A purchase by a company of its own shares.  The shares can either be cancelled or held in treasury (which means that the company holds shares in itself).

Conversion Rights

Rights to convert a type of share, such as the right to convert a preference share to an ordinary share.

Drag Along Clause

A right for a certain percentage of shareholders (usually a majority) who want to sell a company to force other shareholders (usually a minority) to participate in the sale.

Tag Along Clause

The right given to a certain percentage of shareholders (usually a minority) to sell their shares to third parties on the same terms as other shareholders (usually a majority).

Pari passu

A term which means every share (or shareholder) is to be treated the same.

Pre-emption rights

The right of a shareholder to have first option to buy/acquire a new issue of shares or shares offered for sale by another shareholder. Details as to pre-emption rights (and whether they can be disapplied) are normally set out in the company’s Articles of Association.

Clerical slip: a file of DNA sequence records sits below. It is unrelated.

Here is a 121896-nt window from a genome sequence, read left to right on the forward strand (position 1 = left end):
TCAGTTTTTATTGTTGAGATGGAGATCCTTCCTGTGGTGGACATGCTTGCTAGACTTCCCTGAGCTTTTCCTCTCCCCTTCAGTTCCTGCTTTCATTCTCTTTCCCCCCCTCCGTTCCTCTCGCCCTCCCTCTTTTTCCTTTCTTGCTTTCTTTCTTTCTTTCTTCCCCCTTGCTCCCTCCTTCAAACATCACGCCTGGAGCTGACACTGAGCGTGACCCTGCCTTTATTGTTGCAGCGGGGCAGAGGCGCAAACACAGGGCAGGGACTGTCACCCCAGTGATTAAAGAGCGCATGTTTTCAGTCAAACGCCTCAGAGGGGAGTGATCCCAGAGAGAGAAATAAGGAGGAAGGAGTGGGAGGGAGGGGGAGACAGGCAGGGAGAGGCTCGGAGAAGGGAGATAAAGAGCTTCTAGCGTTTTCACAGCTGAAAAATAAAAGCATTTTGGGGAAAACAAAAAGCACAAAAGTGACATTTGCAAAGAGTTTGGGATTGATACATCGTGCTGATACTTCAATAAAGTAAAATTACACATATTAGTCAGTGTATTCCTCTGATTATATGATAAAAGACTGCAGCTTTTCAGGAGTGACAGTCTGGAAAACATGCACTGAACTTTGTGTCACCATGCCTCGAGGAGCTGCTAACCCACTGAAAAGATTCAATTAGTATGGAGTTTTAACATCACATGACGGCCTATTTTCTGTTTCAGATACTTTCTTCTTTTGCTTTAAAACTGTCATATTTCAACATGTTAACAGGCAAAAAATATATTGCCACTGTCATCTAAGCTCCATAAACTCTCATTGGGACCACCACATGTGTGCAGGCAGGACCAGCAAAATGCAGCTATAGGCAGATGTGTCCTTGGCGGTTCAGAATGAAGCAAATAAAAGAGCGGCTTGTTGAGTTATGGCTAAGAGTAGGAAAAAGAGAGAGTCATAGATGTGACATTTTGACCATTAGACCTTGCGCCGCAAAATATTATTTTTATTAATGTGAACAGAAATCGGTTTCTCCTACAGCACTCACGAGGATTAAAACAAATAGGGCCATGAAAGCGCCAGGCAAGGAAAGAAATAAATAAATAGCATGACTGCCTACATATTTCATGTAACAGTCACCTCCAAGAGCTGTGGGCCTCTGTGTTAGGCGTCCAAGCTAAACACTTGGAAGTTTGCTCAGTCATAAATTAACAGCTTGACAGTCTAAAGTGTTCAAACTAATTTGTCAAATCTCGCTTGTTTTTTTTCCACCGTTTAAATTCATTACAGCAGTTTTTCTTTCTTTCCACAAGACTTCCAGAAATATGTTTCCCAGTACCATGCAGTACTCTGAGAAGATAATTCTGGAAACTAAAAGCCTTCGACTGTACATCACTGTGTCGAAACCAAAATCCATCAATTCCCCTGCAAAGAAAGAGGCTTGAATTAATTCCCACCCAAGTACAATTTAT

A situation where decisions relating to the business cannot be taken because the shareholders cannot agree and no party can force a decision (either because they don’t have a majority or because a party has a right of veto) and the shareholders’ are unable to reach agreement on the way forward.

 Deadlock Provisions

A provision which intends to avoid a Deadlock taking place or resolving a Deadlock by forcing a share sale/purchase to take place. Two common deadlock clauses include:

  • Texas Shoot-out: The initiating party serves notice to purchase the shares of the receiving party, at the price set out in the notice. The receiving party then serves a counter notice, agreeing to sell their shares at the price stated in the notice or to buy the shares of the initiating party. The offer made to buy the shares must be at a higher price than originally provided by the initiating party. If both parties wish to buy then a bid will take place, the person who bids highest will be entitled to buy the other out.
  • Russian Roulette: Any party to a deadlock can serve notice on the other requiring them to either purchase the initiating party’s entire shareholding or sell their entire shareholding, at the price determined in the notice. The receiving party can either accept or reject the offer. If the offer is rejected, the receiving party will sell its shares to the initiating party. 

The Thrings Corporate Team support businesses of all sizes with comprehensive, jargon-free legal advice on a full range of matters including shareholders’ agreements. For more information see here.